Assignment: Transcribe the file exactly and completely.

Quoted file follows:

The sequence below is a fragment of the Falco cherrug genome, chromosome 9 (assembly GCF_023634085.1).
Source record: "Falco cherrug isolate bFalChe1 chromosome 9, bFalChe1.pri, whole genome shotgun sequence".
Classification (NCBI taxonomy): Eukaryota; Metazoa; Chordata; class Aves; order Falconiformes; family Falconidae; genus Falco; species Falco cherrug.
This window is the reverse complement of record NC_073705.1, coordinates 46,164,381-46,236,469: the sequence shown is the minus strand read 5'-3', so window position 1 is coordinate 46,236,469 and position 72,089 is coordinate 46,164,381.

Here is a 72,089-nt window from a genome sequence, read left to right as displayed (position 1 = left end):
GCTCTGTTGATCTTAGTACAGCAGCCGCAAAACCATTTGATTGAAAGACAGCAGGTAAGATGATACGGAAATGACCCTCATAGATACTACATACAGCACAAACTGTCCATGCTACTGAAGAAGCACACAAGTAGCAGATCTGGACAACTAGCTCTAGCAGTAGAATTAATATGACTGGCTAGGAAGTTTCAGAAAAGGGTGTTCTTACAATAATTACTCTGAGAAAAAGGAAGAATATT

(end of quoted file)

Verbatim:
The sequence below is a fragment of the Falco cherrug genome, chromosome 9 (assembly GCF_023634085.1).
Source record: "Falco cherrug isolate bFalChe1 chromosome 9, bFalChe1.pri, whole genome shotgun sequence".
Classification (NCBI taxonomy): Eukaryota; Metazoa; Chordata; class Aves; order Falconiformes; family Falconidae; genus Falco; species Falco cherrug.
This window is the reverse complement of record NC_073705.1, coordinates 46,164,381-46,236,469: the sequence shown is the minus strand read 5'-3', so window position 1 is coordinate 46,236,469 and position 72,089 is coordinate 46,164,381.

Here is a 72,089-nt window from a genome sequence, read left to right as displayed (position 1 = left end):
GCTCTGTTGATCTTAGTACAGCAGCCGCAAAACCATTTGATTGAAAGACAGCAGGTAAGATGATACGGAAATGACCCTCATAGATACTACATACAGCACAAACTGTCCATGCTACTGAAGAAGCACACAAGTAGCAGATCTGGACAACTAGCTCTAGCAGTAGAATTAATATGACTGGCTAGGAAGTTTCAGAAAAGGGTGTTCTTACAATAATTACTCTGAGAAAAAGGAAGAATATT